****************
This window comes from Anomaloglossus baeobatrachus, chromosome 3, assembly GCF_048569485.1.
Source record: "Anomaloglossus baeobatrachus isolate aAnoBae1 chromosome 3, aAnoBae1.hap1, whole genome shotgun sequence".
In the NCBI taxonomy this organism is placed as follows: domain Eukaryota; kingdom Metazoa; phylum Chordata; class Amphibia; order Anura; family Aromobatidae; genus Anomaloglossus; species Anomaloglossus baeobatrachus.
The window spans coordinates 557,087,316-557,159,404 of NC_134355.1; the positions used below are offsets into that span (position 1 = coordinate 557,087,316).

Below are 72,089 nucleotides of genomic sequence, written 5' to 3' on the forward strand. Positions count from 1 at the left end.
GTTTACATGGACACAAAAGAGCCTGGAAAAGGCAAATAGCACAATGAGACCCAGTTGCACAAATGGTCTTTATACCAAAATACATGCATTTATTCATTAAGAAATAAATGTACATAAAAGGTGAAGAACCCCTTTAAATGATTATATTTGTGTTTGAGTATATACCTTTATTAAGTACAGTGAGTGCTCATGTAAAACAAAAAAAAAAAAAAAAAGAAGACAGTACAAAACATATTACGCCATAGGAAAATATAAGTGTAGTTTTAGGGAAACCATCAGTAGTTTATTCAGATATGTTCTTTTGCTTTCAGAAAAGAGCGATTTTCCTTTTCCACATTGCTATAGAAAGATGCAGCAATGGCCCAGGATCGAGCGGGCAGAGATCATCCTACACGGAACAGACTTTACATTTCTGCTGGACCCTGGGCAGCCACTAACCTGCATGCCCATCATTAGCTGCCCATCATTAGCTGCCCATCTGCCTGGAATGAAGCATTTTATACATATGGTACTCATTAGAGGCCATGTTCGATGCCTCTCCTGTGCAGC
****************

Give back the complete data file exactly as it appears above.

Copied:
This window comes from Anomaloglossus baeobatrachus, chromosome 3, assembly GCF_048569485.1.
Source record: "Anomaloglossus baeobatrachus isolate aAnoBae1 chromosome 3, aAnoBae1.hap1, whole genome shotgun sequence".
In the NCBI taxonomy this organism is placed as follows: domain Eukaryota; kingdom Metazoa; phylum Chordata; class Amphibia; order Anura; family Aromobatidae; genus Anomaloglossus; species Anomaloglossus baeobatrachus.
The window spans coordinates 557,087,316-557,159,404 of NC_134355.1; the positions used below are offsets into that span (position 1 = coordinate 557,087,316).

Below are 72,089 nucleotides of genomic sequence, written 5' to 3' on the forward strand. Positions count from 1 at the left end.
GTTTACATGGACACAAAAGAGCCTGGAAAAGGCAAATAGCACAATGAGACCCAGTTGCACAAATGGTCTTTATACCAAAATACATGCATTTATTCATTAAGAAATAAATGTACATAAAAGGTGAAGAACCCCTTTAAATGATTATATTTGTGTTTGAGTATATACCTTTATTAAGTACAGTGAGTGCTCATGTAAAACAAAAAAAAAAAAAAAAAGAAGACAGTACAAAACATATTACGCCATAGGAAAATATAAGTGTAGTTTTAGGGAAACCATCAGTAGTTTATTCAGATATGTTCTTTTGCTTTCAGAAAAGAGCGATTTTCCTTTTCCACATTGCTATAGAAAGATGCAGCAATGGCCCAGGATCGAGCGGGCAGAGATCATCCTACACGGAACAGACTTTACATTTCTGCTGGACCCTGGGCAGCCACTAACCTGCATGCCCATCATTAGCTGCCCATCATTAGCTGCCCATCTGCCTGGAATGAAGCATTTTATACATATGGTACTCATTAGAGGCCATGTTCGATGCCTCTCCTGTGCAGC